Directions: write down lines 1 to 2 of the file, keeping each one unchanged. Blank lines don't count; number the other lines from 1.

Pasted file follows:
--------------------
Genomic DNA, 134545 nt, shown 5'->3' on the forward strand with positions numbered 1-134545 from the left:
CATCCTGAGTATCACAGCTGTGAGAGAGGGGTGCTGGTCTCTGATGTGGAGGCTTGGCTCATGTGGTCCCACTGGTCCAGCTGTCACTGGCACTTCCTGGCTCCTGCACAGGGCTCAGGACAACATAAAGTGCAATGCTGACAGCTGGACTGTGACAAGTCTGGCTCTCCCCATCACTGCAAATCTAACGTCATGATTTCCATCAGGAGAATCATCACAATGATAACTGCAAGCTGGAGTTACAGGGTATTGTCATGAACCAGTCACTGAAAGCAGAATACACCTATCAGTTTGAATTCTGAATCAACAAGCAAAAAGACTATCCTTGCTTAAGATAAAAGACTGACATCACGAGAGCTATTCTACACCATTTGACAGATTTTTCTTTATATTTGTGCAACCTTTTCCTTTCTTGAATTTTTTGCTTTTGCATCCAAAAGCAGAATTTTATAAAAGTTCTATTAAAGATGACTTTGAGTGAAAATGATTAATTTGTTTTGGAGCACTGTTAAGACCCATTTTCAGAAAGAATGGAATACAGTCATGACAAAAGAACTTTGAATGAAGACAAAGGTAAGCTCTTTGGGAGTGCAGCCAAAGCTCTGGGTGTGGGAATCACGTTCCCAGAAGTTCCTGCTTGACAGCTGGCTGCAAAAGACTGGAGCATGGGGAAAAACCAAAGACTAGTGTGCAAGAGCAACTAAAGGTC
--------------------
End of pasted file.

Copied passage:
Genomic DNA, 134545 nt, shown 5'->3' on the forward strand with positions numbered 1-134545 from the left:
CATCCTGAGTATCACAGCTGTGAGAGAGGGGTGCTGGTCTCTGATGTGGAGGCTTGGCTCATGTGGTCCCACTGGTCCAGCTGTCACTGGCACTTCCTGGCTCCTGCACAGGGCTCAGGACAACATAAAGTGCAATGCTGACAGCTGGACTGTGACAAGTCTGGCTCTCCCCATCACTGCAAATCTAACGTCATGATTTCCATCAGGAGAATCATCACAATGATAACTGCAAGCTGGAGTTACAGGGTATTGTCATGAACCAGTCACTGAAAGCAGAATACACCTATCAGTTTGAATTCTGAATCAACAAGCAAAAAGACTATCCTTGCTTAAGATAAAAGACTGACATCACGAGAGCTATTCTACACCATTTGACAGATTTTTCTTTATATTTGTGCAACCTTTTCCTTTCTTGAATTTTTTGCTTTTGCATCCAAAAGCAGAATTTTATAAAAGTTCTATTAAAGATGACTTTGAGTGAAAATGATTAATTTGTTTTGGAGCACTGTTAAGACCCATTTTCAGAAAGAATGGAATACAGTCATGACAAAAGAACTTTGAATGAAGACAAAGGTAAGCTCTTTGGGAGTGCAGCCAAAGCTCTGGGTGTGGGAATCACGTTCCCAGAAGTTCCTGCTTGACAGCTGGCTGCAAAAGACTGGAGCATGGGGAAAAACCAAAGACTAGTGTGCAAGAGCAACTAAAGGTC